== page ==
Beholder looked a lot like the Connecticut and made her five opponents look like No. 16 seeds with another flawless performance just before Declan’s Warrior won the Bay Shore in the Grade 1 Santa Anita Oaks.

Santa Anita announcer Trevor Denman summed it up best.

“Absolute class. Beholder just too good.”

In front from the start under Garrett Gomez, Beholder won her second straight Grade 1 after taking the March 2 Las Virgenes Stakes. 

Owner B. Waynes Huges, trainer Richard Mandella, and Gomez were back in the winner’s circle about an hour later when Jimmy Creed won the Grade 2 Potrero Grande Stakes.

Keeneland Race Course

Juddmonte Farms and Bill Mott might bring an extremely formidable duo to Churchill Downs for the Kentucky Oaks in Close Hatches, winner of the Grade 2 Gazelle Stakes the race prior to the Bay Shore, and Emollient, runaway winner of the Grade 1 Central Bank Ashland Stakes on the first Saturday of the Keeneland spring meet.

Emollient gave the suffering Lexington crowd-undoubtedly a bit melancholy with their beloved University of Kentucky Wildcats long gone from any postseason basketball conversation a year removed from winning the national title-something to get excited about with a blitzing win over what looked like a tough group in the Ashland.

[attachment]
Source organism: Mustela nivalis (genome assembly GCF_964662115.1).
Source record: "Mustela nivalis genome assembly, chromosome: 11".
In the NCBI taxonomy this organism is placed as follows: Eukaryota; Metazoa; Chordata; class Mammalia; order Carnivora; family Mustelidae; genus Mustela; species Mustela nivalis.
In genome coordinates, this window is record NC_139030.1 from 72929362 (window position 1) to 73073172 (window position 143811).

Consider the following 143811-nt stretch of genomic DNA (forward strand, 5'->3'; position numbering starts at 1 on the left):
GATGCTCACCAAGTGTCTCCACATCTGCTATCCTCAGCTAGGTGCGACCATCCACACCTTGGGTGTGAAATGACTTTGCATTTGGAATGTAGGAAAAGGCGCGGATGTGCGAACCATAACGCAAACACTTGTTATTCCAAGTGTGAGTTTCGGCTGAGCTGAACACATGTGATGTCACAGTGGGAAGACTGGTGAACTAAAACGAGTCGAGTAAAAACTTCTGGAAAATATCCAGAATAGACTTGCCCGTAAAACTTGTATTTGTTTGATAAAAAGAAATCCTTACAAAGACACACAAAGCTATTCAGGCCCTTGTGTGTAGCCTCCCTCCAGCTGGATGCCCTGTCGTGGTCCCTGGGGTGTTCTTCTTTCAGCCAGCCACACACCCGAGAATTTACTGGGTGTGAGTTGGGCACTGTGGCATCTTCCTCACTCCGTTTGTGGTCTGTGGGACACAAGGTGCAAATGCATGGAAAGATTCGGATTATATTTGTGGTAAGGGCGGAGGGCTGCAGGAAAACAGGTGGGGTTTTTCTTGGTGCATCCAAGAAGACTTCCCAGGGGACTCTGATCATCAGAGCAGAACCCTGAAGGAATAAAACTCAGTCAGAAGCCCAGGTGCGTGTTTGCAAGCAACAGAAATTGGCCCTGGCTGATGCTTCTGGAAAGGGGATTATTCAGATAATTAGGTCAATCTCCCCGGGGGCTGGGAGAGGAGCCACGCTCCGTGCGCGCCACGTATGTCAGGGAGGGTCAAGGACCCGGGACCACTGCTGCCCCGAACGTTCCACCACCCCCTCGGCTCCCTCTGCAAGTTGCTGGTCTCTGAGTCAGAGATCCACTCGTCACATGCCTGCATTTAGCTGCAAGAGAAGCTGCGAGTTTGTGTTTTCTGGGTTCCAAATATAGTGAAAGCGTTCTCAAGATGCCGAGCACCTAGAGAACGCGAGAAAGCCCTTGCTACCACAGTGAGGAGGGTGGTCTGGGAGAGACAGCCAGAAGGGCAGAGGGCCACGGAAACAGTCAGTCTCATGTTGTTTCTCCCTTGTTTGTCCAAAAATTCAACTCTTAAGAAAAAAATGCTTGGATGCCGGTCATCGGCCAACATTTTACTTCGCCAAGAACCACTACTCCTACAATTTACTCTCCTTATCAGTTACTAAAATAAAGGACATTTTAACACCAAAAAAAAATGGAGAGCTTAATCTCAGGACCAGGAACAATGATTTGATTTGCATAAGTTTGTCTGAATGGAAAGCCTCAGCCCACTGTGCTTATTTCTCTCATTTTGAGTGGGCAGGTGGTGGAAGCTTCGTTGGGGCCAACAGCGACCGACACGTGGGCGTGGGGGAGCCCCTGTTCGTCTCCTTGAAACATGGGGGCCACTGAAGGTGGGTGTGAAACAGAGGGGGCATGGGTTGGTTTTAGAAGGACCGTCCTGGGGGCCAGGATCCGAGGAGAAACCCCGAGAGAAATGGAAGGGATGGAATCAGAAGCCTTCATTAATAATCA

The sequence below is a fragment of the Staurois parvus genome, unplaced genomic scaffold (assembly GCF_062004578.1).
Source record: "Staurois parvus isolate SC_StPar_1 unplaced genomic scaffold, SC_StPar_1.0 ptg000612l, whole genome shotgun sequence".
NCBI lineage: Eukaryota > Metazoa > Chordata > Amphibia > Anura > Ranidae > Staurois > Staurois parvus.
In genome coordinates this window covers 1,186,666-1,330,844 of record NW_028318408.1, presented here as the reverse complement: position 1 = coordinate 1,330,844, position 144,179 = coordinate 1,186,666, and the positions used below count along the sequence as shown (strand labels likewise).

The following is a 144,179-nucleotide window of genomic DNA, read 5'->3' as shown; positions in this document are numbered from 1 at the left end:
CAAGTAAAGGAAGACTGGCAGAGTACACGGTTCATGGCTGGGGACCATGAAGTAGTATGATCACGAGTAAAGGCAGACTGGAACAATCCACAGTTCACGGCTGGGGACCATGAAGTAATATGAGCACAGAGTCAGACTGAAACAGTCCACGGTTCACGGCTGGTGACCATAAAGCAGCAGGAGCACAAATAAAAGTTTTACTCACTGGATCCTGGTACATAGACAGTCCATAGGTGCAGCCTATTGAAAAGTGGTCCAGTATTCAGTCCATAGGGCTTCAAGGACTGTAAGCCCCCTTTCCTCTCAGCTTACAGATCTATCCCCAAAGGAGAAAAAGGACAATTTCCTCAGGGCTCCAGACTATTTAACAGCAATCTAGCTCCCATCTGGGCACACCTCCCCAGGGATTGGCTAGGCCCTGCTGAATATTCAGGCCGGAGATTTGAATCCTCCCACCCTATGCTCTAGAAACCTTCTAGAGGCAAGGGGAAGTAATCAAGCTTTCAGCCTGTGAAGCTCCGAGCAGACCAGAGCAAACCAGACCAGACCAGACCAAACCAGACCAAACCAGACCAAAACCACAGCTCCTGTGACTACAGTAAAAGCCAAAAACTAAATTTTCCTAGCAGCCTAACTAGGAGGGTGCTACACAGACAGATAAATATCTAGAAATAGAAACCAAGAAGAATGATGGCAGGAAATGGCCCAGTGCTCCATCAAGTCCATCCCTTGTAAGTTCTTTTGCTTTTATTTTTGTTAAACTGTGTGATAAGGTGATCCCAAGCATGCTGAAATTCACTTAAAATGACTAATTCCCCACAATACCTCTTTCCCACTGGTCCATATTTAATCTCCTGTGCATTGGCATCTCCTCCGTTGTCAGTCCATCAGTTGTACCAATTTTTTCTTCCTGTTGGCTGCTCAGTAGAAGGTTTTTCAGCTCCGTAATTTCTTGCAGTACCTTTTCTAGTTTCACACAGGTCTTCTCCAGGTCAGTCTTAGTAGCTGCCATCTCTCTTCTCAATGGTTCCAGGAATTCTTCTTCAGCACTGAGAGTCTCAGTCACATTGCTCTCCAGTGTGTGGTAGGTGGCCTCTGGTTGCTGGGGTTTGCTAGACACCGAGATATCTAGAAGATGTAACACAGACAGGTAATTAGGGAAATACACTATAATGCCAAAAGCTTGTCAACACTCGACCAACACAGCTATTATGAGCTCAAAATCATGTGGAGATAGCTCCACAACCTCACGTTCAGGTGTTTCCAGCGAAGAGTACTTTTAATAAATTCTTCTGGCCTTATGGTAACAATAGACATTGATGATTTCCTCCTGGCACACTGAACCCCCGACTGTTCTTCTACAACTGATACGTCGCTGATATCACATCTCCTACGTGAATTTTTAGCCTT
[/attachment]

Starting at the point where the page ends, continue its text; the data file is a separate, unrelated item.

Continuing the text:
Mike Smith showed why he’s in the Hall of Fame in the Ashland, going straight to the front and opening up a big lead, a huge advantage going 1 1/16 miles and with a short run from the top of the lane to the finish. He then posed for winner’s circle photos with new Kentucky football coach Mark Stoops, who might not have the same pressure as John Calipari in Lexington to get the job done but plenty of expectations. …

The ever popular angle of first-time Sheppard, first-time Lasix, first-time U.S., and first-time Rosie played out perfectly in a entry-level allowance at Keeneland in the race before the Ashland as Gathering stormed from last to win easily in her first start since Sept. 1. Mentioned earlier this spring by Sheppard as one to watch (see story here), the 4-year-old Street Cry (Ire) filly flew around the turn and in the stretch to win easily. …

Keeneland’s winner’s circle looked a bit stiff (maybe tense?) after the fourth when Howe Great defeated an aging yet classy group a bit overhyped in the press, giving owner Team Valor International and trainer Graham Motion a win the day after it was announced the two parties would split at the end of the month. The youngest member of the field as a 4-year-old, Howe Great defeated graded stakes winners Turallure (age 6), Al Khali (7), Air Support (5), and Forte Dei Marmi (7) in the 1 1/8-mile turf event.